Birth Control law misses the UI


UI students likely won’t see much of a difference in cost for birth control on campus, despite a bill recently signed by President Obama that would allow pharmaceutical companies to consider selling discounted contraceptives.

Obama signed a $410 billion spending bill with the provision on March 11 — the same day the Senate passed it.

“I think, overall, it’s a great thing for most colleges,” UI Student Health gynecologist Ann Laros said. “Right now, I don’t think it will make a huge impact on the University of Iowa.”

Though officials haven’t yet seen great changes in the cost of brand names — the only type included in the provision — they won’t know whether students will see lower prices until drug companies decide what to discount.

If one of the medications listed in the provision is discounted by a drug company, then the UI pharmacy — which provides the drugs to Student Health — would be able to offer a lower price.

Approximately 40 percent of women in college take birth-control pills, according to the American College Health Association.

One reason Laros thinks women students at the UI will be insulated from the changes stems from the Deficit Reduction Act of 2005, which blocked discounted oral contraceptives to university student health centers. This didn’t affect the UI as much as other colleges, she said.

The size of the UI and that it has an on-campus pharmacy has also helped keep local prices steady and reasonable, Laros said. By teaming with the university pharmacy, officials can work together.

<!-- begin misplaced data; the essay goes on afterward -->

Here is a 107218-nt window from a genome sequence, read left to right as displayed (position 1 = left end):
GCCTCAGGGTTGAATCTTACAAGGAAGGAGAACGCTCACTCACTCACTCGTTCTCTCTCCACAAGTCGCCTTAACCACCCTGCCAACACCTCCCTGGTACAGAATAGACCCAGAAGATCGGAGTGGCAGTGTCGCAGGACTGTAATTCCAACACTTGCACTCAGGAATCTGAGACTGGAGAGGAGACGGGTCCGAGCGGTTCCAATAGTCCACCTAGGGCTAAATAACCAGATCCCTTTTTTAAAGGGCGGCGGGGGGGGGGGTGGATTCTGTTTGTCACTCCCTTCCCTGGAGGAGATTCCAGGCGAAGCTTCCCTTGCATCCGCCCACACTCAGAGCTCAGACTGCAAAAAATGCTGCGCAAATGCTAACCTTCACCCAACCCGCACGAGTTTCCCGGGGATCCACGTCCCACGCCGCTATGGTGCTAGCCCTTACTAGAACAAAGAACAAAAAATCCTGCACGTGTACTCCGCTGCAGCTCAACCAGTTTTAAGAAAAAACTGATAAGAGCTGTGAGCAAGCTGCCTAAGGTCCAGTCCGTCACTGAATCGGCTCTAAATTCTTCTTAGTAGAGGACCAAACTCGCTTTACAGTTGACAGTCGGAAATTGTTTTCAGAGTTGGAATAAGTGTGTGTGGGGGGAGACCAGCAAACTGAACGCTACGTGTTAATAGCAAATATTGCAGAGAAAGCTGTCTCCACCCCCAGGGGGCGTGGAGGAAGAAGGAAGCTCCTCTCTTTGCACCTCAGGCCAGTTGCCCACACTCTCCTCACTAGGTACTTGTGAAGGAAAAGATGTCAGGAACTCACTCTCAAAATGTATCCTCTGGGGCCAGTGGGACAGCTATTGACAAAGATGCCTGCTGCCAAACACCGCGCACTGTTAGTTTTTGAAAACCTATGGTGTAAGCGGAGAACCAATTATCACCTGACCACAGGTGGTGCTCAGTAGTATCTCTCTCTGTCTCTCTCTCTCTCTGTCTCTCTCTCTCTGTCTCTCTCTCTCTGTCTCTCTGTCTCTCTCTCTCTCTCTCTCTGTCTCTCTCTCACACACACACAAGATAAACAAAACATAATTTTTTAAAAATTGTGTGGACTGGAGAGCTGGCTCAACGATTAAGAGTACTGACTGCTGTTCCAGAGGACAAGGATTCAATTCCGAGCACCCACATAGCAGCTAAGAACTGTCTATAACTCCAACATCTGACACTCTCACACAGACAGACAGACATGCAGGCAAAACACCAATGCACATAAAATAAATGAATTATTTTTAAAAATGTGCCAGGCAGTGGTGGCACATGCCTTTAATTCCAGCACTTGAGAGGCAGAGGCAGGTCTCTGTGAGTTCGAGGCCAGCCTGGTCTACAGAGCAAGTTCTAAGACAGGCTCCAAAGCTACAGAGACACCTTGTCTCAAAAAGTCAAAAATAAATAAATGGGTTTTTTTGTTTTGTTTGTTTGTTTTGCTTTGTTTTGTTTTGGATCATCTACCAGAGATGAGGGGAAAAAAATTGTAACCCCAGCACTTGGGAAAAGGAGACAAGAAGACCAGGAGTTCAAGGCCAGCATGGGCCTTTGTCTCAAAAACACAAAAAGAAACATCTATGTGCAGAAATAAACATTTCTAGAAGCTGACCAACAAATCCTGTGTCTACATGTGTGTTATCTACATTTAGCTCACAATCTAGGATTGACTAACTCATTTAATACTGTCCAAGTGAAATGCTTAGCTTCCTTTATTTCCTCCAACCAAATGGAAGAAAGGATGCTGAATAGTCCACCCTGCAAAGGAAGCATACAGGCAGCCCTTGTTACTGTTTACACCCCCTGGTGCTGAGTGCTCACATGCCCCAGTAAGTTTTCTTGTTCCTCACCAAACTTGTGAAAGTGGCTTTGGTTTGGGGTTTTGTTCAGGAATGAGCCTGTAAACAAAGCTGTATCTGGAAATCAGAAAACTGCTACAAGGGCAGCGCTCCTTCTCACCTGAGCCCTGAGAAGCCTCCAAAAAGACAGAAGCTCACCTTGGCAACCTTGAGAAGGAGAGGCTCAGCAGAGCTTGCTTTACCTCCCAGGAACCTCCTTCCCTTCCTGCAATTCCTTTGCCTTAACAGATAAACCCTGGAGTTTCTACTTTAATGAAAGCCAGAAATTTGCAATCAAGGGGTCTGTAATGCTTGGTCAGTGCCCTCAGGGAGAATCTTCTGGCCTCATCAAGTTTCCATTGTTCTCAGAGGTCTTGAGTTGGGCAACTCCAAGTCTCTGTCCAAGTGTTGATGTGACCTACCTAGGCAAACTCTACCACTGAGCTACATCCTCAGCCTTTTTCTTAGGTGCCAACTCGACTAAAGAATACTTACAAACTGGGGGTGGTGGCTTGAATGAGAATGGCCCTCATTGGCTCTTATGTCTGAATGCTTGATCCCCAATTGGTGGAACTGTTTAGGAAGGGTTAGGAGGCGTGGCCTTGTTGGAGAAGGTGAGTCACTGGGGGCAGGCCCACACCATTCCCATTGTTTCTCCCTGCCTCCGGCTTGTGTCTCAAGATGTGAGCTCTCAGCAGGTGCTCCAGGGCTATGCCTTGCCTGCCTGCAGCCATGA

Also, UI Student Health Director David Braun said, officials work with students to find the most cost-effective medications, which are usually generic. Under the provision, these off-brands aren’t eligible for discounts.

“We work with students to find out what the most cost-effective medication is,” he said.

The new proposal focuses on only making some name-brand contraceptives more affordable, said Theresa Hobbs, a Student Health pharmacist. She knew of only three name-brand oral contraceptives listed in the law that are offered on campus, she said.

The possibility of new discounted contraceptives could combat a rise in unintended pregnancies, said Jill Vibhakar, a UI clinical associate professor of obstetrics. Teen pregnancy numbers rose in more than 24 states over the last year, she said.

“[The bill] could be a move in the right direction to decrease that rate,” she said.

Laros said UI health officials will discuss the new law on April 2.

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